6. Be willing to be contacted as a reference for other teams looking to purchase similar equipment.

Companies can’t buy this type of interaction; it is invaluable to them and they benefit greatly from it.  In return, so will your team.

Just as you seek to do business with a company that works to ensure your team’s success, companies desire to do business with teams they believe will help with their success.  A top tier company will do what they can in most cases to keep your business, which is yet another benefit to your team.


Is this strategy appropriate when making small “dive essential” purchases, e.g. o-rings, fins, masks, weights?

  • Yes, I cannot tell you how many times a small purchase has turned into something much more signifcant in terms of the recommendation of another type of product, training, or just the purchase of even better non-essentials.  When it comes down to it, all dive gear should be considered life support equipment and you want to make sure you are getting it from someone who believes the same.

Can a purchase be successful through a non-local vendor you have never met?

  • Let’s be realistic – no one company carries all products needed for a PSD Team or has the representation to cover a large swath of territory.  Many of these companies are small businesses that don’t have the marketing budgets and distribution networks the large companies do.  They thrive on direct sales to the end user and are eager to assist you with product knowledge and customer support to earn market presence in the diving industry.  Some of the best equipment and customer service have come from people we have yet to met face to face.

Can it still be used if I’m making a purchase through a bid process?

  • Give this a try – list in the bid specs some of the above suggestions. I think you will see that your prospective bidders list will be much smaller.  Companies that are in it to just pass a product through the purchasing process usually wont take the time to fill out the bid forms if they know they can’t meet your specs.  Also, if a company comes in at a lower price in the bid process, but cannot offer these services, you can usually petition to go with a higher bidder who does offer these additional services.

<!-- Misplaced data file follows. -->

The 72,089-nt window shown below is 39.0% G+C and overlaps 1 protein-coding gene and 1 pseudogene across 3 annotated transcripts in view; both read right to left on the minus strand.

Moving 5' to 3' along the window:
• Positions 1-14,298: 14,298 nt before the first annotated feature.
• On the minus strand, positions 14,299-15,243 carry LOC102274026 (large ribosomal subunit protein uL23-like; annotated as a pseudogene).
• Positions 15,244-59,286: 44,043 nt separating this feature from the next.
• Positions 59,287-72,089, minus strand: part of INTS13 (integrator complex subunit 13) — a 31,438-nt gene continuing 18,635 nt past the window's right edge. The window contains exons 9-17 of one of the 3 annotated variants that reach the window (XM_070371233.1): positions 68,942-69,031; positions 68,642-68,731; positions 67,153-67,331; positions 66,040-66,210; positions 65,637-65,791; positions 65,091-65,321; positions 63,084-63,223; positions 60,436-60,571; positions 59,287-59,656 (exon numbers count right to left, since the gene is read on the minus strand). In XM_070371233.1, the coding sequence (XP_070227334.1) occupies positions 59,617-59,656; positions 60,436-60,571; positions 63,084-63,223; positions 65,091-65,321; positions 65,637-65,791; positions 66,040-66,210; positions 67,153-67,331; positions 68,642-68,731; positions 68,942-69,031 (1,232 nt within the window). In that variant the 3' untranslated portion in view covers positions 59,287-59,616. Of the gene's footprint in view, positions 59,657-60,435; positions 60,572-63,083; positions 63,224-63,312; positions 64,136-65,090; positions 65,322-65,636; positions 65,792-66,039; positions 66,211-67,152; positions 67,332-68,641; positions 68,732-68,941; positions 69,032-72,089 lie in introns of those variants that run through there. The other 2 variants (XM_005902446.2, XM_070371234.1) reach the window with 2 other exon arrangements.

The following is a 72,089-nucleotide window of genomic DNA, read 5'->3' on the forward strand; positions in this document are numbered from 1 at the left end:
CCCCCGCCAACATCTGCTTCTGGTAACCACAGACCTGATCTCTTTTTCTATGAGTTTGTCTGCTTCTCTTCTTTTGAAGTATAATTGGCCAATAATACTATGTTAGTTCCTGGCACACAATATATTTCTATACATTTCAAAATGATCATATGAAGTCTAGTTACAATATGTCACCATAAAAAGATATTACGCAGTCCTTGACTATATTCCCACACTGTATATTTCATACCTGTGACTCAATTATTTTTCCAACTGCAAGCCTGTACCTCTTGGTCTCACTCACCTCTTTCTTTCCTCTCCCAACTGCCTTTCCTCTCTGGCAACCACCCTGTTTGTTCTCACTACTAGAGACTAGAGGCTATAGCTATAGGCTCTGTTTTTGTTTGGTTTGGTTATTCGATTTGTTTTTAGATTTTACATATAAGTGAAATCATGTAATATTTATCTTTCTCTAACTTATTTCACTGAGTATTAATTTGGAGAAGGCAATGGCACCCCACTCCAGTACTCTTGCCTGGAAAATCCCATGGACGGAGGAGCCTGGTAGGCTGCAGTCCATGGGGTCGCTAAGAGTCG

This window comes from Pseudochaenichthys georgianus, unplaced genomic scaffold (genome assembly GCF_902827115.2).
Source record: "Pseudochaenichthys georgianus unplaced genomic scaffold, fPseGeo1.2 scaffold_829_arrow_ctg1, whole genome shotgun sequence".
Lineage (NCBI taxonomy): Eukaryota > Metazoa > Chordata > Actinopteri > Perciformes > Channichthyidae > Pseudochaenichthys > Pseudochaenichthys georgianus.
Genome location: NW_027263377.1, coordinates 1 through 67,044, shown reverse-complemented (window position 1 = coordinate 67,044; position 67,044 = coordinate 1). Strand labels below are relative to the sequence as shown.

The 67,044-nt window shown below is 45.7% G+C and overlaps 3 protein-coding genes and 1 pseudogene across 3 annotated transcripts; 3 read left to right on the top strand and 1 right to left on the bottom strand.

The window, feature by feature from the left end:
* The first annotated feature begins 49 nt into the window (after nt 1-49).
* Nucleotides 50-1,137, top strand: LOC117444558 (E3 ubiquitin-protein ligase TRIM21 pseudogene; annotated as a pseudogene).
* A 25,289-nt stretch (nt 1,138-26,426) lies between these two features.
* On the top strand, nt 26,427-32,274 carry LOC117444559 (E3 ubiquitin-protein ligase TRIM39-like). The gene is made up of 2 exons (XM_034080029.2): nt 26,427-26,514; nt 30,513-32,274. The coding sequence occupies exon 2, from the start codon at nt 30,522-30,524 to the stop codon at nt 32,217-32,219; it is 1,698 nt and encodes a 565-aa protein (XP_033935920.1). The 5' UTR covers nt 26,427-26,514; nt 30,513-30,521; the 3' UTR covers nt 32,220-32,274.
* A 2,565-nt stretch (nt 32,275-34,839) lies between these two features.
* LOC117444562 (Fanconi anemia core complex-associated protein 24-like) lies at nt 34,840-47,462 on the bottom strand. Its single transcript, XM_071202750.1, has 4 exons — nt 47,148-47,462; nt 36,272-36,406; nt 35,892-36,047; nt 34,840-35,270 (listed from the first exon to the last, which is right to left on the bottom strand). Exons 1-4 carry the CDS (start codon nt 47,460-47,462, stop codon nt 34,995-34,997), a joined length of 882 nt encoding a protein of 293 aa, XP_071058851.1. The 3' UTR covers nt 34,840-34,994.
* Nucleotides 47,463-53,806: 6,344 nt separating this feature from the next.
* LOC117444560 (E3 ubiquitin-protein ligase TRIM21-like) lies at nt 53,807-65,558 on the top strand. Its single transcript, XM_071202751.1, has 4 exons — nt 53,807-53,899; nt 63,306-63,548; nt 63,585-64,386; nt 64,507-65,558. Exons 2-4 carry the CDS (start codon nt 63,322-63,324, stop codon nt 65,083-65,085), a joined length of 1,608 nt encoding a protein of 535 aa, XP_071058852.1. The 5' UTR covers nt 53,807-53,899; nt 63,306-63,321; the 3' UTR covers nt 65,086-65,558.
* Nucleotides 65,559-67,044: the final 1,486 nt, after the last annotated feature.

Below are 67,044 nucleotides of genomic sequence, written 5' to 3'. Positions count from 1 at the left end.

In addition to buying really cool dive gear, this method will introduce you to some of the most incredible people along the way.  Fortunately, there is no shortage of crazy smart, talented, and dedicated individuals in the dive industry.  Most have captivating stories that brought them to the position they are in now.  We have met people from around the world to include military, academia, and the commercial dive industry.  The insights, ideas, and training these professionals offer just cannot be reflected in a purchase order.  When you enter into the realm of technical public safety diving, e.g. sonars, bathymetry, acoustic signals, comm ports, Doppler GPS, etc, you just don’t know what you don’t know.  But they do.  You may not always know the answer, but if you’ve taken the time to work on forging a lasting business partnership, the answer will only be a phone call away. What more can you ask for? (Besides a bigger budget)

Steve Smock
Public Safety Dive Supervisor

Steve Smock has been a PSD supervisor for over ten years and has procured approximately 2.5 million dollars in dive equipment and training.